DIETS DO NOT WORK – Let’s be honest

As an individual and as a content writer, this has been a bug bear of mine for years so I am just going to put this out there. Diets are probably the biggest cause of obesity. Let that sit there for a minute or two.

Yet again we approach the new year with a plethora of January publications offering diets with the promise of making us slim, toned, or happy. By promoting diets, they are totally missing the point and exacerbating the problem.

What about obesity?

Maybe it’s greed, maybe there are psychological triggers that cause people to overeat, but we seem to steadfastly ignore the causes. People overeat for myriad reasons best explained by the field of psychology, but those reasons are what we should be looking at if we are to help people achieve a healthy life.

The problem with diets

Magazines that constantly resort to mindless articles showing size 6 models in bikinis alongside a temporary regime restricting calorie intake, need to review what they are doing. And therein lies the problem, a diet is temporary. If you go ON a diet, by definition, you will come OFF it. Suddenly restricting calorie intake will ultimately make your clever body adapt to the reduction in calories, its single aim is your survival. While a diet causes one’s mind to be yet more focused on food, or lack thereof, the body makes all necessary adjustments to survive i.e. it will decrease the rate of metabolism to conserve energy. Going on a diet may cause you to temporarily lose weight, and then you come off your diet.

What happens next is a predictable downward spiral of yo-yo dieting. Your newly decreased metabolism means that calories are burned less efficiently, food eaten isn’t used for energy in the same way. As you begin to eat ‘normally’ your body will not metabolise the increased intake of calories, but will conserve it. People desperately believe they have to ‘get back on’ their diet to lose the new weight gain. And so it goes on.

The solution is to resolve what triggers excess eating and adopt lifelong, healthy eating habits, moderation, and exercise, but that doesn’t sell magazines.

Quality Content Production

Why am I talking about this? I am not a big reader of magazines, but I do receive ‘second hand’ mags. Every year I am dismayed by the unwillingness to tackle the real issues behind obesity. It is certainly more complex to analyse and address what drives people to overeat, but that is not an adequate excuse to ignore them and continue with the ‘sticking plaster’ solution of showing people what they ‘should’ look like and convincing them to follow the path of obsessing about food intake.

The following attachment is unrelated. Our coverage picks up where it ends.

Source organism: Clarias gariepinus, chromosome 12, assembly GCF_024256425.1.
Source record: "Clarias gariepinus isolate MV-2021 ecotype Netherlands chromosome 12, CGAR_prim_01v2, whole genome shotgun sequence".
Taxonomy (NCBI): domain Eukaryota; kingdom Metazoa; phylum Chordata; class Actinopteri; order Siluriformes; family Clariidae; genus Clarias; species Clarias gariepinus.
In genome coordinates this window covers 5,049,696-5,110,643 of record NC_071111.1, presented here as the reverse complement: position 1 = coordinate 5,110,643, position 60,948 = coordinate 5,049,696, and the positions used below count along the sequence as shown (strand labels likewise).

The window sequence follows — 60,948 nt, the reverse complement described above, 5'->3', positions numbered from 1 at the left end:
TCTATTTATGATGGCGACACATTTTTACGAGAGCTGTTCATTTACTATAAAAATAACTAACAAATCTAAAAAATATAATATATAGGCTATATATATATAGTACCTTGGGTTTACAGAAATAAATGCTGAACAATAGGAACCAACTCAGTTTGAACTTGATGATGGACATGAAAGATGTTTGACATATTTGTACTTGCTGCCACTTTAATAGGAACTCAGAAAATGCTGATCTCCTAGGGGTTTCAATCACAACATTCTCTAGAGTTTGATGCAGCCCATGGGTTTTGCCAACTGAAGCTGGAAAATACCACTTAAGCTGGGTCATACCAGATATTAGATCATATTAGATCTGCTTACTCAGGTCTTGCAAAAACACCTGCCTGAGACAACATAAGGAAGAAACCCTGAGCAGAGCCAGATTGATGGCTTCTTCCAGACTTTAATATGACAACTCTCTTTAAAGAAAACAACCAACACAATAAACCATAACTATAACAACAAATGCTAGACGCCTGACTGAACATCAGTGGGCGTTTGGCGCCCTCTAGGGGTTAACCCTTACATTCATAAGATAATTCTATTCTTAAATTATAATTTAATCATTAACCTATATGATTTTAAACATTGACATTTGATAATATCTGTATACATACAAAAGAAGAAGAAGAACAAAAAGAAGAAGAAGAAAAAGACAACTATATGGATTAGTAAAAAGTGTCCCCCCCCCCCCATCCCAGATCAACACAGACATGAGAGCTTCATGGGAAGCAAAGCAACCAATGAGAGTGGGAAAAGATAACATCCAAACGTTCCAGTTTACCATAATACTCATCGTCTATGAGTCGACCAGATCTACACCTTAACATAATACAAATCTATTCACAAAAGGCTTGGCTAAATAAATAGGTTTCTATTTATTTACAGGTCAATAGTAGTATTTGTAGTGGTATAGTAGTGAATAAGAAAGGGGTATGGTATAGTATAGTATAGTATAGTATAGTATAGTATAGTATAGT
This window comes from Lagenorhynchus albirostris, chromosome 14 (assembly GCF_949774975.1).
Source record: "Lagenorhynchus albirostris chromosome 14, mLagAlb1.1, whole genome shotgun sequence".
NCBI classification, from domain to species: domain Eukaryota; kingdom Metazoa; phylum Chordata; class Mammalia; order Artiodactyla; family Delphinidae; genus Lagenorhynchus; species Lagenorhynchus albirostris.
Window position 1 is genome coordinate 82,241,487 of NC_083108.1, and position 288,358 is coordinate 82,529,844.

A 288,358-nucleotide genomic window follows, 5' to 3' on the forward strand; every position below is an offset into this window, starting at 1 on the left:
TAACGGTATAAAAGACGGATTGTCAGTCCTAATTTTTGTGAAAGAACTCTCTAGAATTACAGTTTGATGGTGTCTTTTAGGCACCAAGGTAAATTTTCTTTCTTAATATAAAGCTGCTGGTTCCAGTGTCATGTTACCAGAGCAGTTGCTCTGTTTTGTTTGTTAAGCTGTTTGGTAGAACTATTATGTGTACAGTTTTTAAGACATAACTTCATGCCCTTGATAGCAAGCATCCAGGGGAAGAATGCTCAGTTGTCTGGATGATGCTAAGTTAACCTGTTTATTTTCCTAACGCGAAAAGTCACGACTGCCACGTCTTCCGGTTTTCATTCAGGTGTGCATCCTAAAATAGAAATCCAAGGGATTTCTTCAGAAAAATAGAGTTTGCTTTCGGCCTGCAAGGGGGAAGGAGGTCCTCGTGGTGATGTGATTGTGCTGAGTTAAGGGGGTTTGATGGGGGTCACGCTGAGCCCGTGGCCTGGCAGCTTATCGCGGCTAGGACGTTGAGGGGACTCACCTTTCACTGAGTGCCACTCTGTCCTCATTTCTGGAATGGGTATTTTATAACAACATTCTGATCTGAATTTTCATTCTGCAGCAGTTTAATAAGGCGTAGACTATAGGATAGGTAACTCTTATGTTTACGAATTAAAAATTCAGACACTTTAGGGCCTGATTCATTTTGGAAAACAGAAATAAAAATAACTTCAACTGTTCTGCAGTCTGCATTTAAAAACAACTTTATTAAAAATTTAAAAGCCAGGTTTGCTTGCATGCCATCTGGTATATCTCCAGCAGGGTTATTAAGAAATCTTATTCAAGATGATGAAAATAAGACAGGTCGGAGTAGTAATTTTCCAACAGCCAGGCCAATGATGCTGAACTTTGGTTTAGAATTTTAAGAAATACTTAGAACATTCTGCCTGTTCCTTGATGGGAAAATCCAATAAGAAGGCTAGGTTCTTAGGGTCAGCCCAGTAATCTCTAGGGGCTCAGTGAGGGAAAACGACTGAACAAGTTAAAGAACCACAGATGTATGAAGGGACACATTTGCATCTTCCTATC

Journalists, editors, content writers et al, how about it? How about digging a bit deeper and supporting your audience to look inward, to analyse the triggers that cause them to overeat, to value themselves highly enough to be able to lead a healthy, sustainable lifestyle? It’s going to be harder, it will take more knowledge and research but it is surely a more ethical approach that is healthier for your readers.

The reality is, the diet industry is worth billions, this male dominated world, targeted towards women, has no interest in increasing awareness that diets are bad. There is money to be made, books to be sold, ‘diet’ food to be marketed, good health to be destroyed.

Our responsibility

It’s time to change, the NHS is overwhelmed with the current pandemic, valuable resources being spent on obesity related illness are badly needed elsewhere. We need to be more accountable and responsible for the content we produce, lives depend on it.

As a reader, I choose to ignore it. As a content writer, I choose integrity, I write content for companies and causes that are worthy and I believe in. As a person, I choose kindness, we have a responsibility to each other and to the planet we are lucky enough to inhabit.

I wish you a happy and healthy year ahead.

Image credit: Dan Gould on Unsplash

About Nicola Dunklin

Experienced and proficient content writer with a proven track record of success.
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4 Responses to DIETS DO NOT WORK – Let’s be honest

  1. Peter Skew says:

    Well said I have been pedalling the same sentiments for 43 years. Getting no thanks from most and a reputation for being fattist!

  2. So frustrating, in fact, you may have been the inspiration behind the post thinking about it, a conversation we had years ago. I can’t believe all these years on nothing has changed.

  3. John says:

    Great observation Nicola.
    Unfortunately, many magazines also follow psychology… of what sells. Become just like your favourite celebrity (famous for being, well, famous!); become the you, you have always wanted to be; all your desires come true fir just the price of the magazine etc.
    I fear that the only thing that will encourage an ethical response from some journalists is legislation, an area that I am also opposed.
    I want people to be ethical with integrity but not at the price of a free press. Another issue for perhaps another post?

  4. You are right John, you”ve hit the nail on the head. If only people power could instigate change by people demanding change by not buying the publications

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